AMS Members visited Kelmscott House in Hammersmith on 20th October 2016. This fine building was once the home of William Morris, the founder of Architectural Conservation as we know it, as well as a consummate artist in stained glass, textiles and murals.
We began with a perfectly pitched introduction from Helen Elletson, Curator of the William Morris Society Museum, located in the basement and coach house. She told us how William Morris and his wife Jane had taken over the house from children’s author George MacDonald in 1878, and made it their own with carpets, tapestries and wallpaper by Morris & Co until his death in 1896 (many designs can be seen in the museum, reopening after refurbishment in November).
Residents Joy & Jock Birney showed us the upper floors of Kelmscott House as they are today, of which they are both passionate and extremely well-informed guardians. Henry Duckett, an AMS member who worked for the GLC at a less certain stage in the house’s preservation had brought along his archive photographs of the house as it used to be, which were fascinating to see both in comparison with the William Morris Society’s pictures of the house in 1890 and with how it looks today.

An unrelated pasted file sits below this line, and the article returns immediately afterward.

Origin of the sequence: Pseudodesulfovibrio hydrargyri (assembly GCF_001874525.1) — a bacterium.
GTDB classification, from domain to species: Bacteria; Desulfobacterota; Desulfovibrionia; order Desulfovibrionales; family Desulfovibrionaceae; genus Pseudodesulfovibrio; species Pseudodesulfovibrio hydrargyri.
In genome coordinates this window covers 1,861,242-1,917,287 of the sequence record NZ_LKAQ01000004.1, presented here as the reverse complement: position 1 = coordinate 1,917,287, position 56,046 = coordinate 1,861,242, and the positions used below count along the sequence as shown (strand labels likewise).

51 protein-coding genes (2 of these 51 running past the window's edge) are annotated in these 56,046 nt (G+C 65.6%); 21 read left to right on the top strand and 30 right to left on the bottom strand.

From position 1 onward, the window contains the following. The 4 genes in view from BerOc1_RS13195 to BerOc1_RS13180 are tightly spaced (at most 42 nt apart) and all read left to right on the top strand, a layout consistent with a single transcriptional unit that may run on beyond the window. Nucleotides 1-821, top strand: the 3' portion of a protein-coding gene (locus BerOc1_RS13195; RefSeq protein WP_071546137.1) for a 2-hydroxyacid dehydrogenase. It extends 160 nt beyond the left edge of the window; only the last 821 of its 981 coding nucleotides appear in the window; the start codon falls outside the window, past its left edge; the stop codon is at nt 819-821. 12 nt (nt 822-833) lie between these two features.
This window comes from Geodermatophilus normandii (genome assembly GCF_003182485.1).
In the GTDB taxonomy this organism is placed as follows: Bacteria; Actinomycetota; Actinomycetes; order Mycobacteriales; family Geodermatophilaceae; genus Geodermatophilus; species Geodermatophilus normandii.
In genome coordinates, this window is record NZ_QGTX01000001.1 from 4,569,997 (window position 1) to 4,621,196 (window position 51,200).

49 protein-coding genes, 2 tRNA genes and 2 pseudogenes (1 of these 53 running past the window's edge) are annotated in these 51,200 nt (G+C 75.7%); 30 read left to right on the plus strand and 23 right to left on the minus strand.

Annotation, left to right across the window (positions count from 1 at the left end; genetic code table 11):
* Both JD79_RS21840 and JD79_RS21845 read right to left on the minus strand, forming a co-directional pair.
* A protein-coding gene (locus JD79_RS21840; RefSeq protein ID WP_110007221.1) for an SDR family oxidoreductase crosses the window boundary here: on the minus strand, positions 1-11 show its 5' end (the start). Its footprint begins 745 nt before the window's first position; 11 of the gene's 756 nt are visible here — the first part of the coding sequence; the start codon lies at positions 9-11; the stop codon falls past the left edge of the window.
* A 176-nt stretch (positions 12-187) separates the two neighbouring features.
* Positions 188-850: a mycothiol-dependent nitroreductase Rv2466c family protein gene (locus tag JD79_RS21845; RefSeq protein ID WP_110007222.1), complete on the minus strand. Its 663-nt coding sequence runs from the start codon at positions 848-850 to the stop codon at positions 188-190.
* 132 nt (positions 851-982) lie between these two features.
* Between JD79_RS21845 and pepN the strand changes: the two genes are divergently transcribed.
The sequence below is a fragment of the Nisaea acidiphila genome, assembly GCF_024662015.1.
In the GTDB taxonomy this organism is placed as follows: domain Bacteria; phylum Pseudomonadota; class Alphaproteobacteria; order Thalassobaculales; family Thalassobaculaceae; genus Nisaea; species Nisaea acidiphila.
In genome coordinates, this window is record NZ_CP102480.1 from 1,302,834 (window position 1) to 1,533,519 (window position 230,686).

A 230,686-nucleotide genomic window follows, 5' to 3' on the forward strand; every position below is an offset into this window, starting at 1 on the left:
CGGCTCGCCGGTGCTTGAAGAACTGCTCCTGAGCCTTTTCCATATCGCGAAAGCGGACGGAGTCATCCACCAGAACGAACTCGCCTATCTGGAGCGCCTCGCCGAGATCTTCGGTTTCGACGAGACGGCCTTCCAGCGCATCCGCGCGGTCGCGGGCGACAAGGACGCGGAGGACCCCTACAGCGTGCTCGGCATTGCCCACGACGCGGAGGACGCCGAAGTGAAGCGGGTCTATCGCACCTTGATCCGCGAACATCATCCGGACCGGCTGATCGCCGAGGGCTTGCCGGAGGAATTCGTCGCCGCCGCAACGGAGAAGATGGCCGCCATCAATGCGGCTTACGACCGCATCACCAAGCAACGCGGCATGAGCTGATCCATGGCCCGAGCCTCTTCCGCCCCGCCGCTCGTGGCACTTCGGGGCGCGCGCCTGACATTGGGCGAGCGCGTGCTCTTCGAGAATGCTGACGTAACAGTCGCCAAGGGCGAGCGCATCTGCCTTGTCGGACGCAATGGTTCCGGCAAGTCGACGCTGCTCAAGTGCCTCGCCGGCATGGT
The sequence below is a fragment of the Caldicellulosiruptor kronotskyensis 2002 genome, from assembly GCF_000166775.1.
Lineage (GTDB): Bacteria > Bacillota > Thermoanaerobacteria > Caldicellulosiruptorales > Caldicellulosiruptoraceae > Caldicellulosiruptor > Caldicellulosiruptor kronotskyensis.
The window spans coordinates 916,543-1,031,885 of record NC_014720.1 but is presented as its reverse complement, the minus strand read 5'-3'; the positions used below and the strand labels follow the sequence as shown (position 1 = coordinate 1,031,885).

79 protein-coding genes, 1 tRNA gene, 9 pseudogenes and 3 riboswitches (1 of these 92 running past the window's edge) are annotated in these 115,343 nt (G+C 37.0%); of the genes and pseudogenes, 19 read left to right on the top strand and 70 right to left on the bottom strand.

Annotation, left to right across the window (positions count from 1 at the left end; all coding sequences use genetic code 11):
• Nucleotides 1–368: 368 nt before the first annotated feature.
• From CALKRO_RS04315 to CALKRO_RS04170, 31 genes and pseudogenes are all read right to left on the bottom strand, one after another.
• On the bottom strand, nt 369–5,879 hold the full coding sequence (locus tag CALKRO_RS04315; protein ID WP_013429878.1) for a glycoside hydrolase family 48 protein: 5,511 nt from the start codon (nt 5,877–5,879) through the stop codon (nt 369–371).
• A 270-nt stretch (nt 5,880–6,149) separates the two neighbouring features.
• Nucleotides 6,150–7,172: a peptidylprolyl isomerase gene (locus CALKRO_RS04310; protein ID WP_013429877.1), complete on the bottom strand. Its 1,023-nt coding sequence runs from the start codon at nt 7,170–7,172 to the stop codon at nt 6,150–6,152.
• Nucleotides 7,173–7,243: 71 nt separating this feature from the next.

Leslie Du Cane gave a wonderfully animated account of the development of River House, from the exterior somewhat squashed to the right of Kelmscott House, but with much to see behind the façade. Alison Du Cane, previous Assistant Secretary of the AMS, was on hand to greet members and provided tea and a hugely welcome array of cakes to follow the visits.
We would like to thank Joy & Jock Birney of Kelmscott House, Alison & Leslie Du Cane of River House and Helen Elletson and Cathy de’Freitas at the William Morris Society museum, all of whom helped to make the day such a success. We look forward to our next visit to Harlaxton Manor on 18th November.